abrdn: Fed's job is not yet done
James McCann, Deputy Chief Economist at abrdn, comments on this week's Fed meeting.
'The Fed will almost certainly sit on its hands next week, holding rates unchanged following rate increases at eleven of the past twelve policy meetings. In the wake of this rapid adjustment the central bank is clearly keen to step more carefully as it looks to better understand how the economy is coping with higher interest rates. The news until now has been positive, with inflation clearly slowing alongside a healthy labour market and upbeat growth. Indeed, the Fed sounds increasingly optimistic that it might be able to pull off a soft landing.'
'However, while Chair Powell might acknowledge these encouraging trends, part of the message next week will be that the job is not yet done. Certainly, there is some way to go before the Fed can be confident inflation is returning to target on a sustainable basis, and this is not time to declare victory. Indeed, the updated 'dots', which show individual FOMC members interest rate forecasts, will still probably show that the median committee member expects to hike rates one more time this year. Pushing back against the idea that a pause in September heralds the end of the hiking cycle.'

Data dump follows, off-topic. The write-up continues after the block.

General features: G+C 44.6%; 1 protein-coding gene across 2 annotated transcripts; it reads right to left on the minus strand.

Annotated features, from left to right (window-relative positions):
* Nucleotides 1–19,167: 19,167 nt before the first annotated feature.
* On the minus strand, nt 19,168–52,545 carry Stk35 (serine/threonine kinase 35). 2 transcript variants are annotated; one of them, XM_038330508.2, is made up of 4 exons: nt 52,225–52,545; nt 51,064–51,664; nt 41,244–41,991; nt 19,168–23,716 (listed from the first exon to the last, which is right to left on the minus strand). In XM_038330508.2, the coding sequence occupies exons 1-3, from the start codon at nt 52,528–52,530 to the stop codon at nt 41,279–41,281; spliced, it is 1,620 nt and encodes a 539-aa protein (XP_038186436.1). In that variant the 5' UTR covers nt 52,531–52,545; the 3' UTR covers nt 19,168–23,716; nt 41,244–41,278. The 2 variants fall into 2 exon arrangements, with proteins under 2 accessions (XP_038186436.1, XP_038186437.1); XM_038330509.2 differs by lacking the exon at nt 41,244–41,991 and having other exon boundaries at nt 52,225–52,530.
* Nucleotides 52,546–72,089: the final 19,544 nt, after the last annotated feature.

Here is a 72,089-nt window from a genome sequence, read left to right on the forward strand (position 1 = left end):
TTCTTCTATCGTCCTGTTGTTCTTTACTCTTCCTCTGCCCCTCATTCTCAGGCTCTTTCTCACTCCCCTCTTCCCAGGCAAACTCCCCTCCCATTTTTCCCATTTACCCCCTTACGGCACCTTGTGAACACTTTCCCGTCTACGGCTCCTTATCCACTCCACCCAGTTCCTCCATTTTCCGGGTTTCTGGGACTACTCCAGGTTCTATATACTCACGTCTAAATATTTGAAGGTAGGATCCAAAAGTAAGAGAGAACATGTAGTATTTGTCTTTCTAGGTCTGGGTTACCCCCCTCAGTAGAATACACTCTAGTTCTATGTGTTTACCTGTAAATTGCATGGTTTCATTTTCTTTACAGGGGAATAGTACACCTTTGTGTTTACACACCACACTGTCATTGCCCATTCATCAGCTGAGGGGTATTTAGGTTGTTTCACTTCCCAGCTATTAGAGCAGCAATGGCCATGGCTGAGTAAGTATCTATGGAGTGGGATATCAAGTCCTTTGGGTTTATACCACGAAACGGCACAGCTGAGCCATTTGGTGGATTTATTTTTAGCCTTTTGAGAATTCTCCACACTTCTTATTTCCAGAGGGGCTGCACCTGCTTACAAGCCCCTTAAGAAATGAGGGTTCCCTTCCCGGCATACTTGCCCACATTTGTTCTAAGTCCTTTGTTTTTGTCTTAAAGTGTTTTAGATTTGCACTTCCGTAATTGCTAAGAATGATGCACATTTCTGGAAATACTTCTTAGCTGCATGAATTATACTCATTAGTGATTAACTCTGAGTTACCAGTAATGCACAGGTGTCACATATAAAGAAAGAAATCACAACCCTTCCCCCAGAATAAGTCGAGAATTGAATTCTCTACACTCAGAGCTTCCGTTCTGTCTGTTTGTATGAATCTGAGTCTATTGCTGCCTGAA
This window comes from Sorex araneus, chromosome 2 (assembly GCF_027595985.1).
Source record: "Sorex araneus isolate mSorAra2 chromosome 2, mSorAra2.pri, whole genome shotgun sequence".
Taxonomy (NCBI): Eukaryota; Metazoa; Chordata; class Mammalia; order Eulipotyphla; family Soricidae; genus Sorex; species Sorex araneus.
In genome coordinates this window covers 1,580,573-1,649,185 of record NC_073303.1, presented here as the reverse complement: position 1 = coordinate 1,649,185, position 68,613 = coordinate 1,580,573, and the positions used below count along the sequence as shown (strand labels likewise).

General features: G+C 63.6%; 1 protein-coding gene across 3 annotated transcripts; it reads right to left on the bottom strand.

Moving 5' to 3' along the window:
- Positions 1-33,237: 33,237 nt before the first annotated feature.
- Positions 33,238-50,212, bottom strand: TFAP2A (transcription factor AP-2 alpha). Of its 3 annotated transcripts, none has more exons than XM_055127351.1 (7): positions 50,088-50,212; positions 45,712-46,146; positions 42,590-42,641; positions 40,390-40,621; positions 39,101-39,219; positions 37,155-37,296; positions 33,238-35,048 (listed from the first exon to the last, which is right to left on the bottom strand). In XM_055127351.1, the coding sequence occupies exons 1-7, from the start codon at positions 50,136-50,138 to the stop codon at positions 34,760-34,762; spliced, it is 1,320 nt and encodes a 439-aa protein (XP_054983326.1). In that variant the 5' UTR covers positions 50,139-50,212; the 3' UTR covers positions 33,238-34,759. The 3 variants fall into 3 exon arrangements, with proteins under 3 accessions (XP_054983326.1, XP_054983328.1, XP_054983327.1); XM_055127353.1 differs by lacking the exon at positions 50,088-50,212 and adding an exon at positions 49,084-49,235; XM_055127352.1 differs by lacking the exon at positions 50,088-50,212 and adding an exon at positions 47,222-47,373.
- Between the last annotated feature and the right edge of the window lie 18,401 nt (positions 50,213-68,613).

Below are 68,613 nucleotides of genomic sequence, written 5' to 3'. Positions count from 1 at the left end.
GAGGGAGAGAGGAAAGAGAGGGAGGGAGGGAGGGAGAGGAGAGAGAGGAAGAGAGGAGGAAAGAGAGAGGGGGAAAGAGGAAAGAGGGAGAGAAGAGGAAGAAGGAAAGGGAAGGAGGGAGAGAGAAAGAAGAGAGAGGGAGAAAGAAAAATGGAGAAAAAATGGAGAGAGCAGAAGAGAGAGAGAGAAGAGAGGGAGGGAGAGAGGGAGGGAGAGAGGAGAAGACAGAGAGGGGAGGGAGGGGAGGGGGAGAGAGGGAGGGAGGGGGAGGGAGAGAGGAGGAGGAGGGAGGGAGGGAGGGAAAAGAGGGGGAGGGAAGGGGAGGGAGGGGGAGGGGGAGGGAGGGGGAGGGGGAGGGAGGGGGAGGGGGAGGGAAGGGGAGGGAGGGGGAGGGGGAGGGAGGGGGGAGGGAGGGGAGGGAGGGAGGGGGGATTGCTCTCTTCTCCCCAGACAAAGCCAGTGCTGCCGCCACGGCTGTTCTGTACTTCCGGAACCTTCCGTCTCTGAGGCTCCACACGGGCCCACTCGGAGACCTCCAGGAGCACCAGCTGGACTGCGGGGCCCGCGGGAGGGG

'The more nuanced message from Chair Powell will be that the Fed remains data dependent. Recent developments have given the central bank room to see how the economy fares, and its next steps will be contingent on how inflation and growth shape up over coming months. More good news on the inflation front could mean a final hike is not necessary, but we suspect a stronger run of inflation data, alongside still robust activity, will make the case for a final move later this year.'
'Fine tuning aside, the market will be watching for signals around policy in 2024, and the Fed’s view on where long-term rates should sit. The Fed will likely continue to signal some easing in 2024, albeit potentially less than the 100bps of cuts it had pencilled in at the June meeting given the strength of activity this year. This higher for longer message would provide a push back to markets which are currently pricing even more easing in 2024.'
'It is possible that the Fed’s view on longer term rates – those which keep the economy humming along at steady rates of growth and inflation – has increased. But given the significant uncertainty around these so-called neutral policy rates, we are not convinced that the Fed will signal a different view at this juncture. Indeed, their views have been remarkably steady since 2019, likely reflecting this uncertainty. A change upward would be a hawkish signal for the short- and long-term path for interest rates.'